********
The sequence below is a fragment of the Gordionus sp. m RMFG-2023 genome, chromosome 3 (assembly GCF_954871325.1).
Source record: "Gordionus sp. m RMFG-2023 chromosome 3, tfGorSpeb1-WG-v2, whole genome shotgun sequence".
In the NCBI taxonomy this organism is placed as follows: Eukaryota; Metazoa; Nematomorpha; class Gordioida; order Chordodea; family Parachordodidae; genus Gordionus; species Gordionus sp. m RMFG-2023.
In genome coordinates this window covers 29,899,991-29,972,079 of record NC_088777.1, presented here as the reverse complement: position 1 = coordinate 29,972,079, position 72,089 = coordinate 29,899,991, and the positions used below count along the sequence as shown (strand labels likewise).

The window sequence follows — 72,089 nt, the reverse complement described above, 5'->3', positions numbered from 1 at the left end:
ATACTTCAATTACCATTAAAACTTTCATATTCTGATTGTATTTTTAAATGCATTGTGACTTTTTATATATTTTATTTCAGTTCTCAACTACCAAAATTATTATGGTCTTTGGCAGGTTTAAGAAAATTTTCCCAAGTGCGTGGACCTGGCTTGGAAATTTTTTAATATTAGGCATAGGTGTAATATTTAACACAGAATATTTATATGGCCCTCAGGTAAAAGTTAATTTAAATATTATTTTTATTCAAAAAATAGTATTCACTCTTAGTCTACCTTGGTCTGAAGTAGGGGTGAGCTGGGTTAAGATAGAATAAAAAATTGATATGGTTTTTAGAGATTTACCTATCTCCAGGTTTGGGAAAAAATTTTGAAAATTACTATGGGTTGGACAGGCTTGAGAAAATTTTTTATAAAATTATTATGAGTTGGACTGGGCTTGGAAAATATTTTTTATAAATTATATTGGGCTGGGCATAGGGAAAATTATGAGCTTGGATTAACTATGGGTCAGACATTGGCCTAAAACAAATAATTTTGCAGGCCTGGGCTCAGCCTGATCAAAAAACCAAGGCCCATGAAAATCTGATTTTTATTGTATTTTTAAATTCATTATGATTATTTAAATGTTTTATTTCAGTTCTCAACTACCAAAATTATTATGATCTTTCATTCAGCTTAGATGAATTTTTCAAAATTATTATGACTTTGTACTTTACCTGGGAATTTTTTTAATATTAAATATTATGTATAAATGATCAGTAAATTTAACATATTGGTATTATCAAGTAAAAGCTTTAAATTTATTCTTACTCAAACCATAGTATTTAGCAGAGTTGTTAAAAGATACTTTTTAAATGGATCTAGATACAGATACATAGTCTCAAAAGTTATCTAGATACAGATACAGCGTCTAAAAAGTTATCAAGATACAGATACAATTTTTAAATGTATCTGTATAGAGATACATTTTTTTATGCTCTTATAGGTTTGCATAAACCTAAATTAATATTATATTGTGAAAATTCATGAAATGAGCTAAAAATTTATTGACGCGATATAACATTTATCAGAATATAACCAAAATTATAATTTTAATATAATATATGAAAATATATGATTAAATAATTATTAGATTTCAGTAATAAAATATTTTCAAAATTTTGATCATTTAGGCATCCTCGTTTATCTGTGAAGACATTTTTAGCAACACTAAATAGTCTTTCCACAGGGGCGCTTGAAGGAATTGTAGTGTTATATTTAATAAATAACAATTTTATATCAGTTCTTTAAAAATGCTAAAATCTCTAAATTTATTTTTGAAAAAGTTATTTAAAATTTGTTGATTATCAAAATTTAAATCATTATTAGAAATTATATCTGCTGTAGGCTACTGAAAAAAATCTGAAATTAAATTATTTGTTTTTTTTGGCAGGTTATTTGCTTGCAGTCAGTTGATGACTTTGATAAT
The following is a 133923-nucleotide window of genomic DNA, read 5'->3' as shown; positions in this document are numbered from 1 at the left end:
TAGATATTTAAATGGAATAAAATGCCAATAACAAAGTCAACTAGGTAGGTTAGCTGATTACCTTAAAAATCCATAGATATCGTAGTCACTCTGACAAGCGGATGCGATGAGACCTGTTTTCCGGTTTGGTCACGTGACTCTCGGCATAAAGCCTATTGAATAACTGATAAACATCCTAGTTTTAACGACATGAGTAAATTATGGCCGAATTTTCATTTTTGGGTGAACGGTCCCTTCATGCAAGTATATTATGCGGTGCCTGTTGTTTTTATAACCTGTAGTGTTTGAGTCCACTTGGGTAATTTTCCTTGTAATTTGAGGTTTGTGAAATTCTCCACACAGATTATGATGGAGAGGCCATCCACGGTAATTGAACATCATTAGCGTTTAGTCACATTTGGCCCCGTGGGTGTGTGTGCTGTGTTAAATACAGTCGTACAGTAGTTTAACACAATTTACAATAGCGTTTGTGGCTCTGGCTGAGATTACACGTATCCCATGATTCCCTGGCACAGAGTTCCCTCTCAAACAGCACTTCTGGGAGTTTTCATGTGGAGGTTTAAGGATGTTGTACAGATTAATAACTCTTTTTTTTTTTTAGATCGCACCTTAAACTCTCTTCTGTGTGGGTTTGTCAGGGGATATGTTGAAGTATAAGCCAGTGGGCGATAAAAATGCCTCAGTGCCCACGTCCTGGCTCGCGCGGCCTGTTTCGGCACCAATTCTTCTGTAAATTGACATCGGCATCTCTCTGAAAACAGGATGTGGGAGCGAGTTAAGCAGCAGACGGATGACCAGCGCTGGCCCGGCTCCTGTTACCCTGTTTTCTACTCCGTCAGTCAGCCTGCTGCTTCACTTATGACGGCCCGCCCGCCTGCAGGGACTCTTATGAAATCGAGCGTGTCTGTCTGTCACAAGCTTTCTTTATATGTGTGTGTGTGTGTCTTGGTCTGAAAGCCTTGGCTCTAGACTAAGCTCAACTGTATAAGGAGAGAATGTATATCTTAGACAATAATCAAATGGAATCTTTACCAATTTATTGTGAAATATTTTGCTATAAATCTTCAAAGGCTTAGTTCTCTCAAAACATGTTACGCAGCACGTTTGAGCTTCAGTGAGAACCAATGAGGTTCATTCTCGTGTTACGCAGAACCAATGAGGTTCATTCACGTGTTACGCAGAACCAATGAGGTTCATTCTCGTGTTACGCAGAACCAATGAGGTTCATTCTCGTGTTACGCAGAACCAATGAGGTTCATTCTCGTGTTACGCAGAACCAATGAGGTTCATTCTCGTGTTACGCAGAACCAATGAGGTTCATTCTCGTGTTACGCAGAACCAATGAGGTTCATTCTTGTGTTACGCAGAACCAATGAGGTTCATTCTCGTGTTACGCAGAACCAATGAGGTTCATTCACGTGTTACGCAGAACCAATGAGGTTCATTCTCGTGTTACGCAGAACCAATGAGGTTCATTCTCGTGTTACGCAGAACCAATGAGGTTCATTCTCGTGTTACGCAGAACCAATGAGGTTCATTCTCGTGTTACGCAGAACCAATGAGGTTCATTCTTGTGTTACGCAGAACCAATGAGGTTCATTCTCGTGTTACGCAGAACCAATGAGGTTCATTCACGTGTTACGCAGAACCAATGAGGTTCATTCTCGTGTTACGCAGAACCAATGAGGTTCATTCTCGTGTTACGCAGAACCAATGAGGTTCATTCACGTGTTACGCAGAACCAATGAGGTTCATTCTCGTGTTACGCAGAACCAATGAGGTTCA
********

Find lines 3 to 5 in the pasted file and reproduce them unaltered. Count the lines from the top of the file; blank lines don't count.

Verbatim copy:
In the NCBI taxonomy this organism is placed as follows: Eukaryota; Metazoa; Nematomorpha; class Gordioida; order Chordodea; family Parachordodidae; genus Gordionus; species Gordionus sp. m RMFG-2023.
In genome coordinates this window covers 29,899,991-29,972,079 of record NC_088777.1, presented here as the reverse complement: position 1 = coordinate 29,972,079, position 72,089 = coordinate 29,899,991, and the positions used below count along the sequence as shown (strand labels likewise).

The window sequence follows — 72,089 nt, the reverse complement described above, 5'->3', positions numbered from 1 at the left end: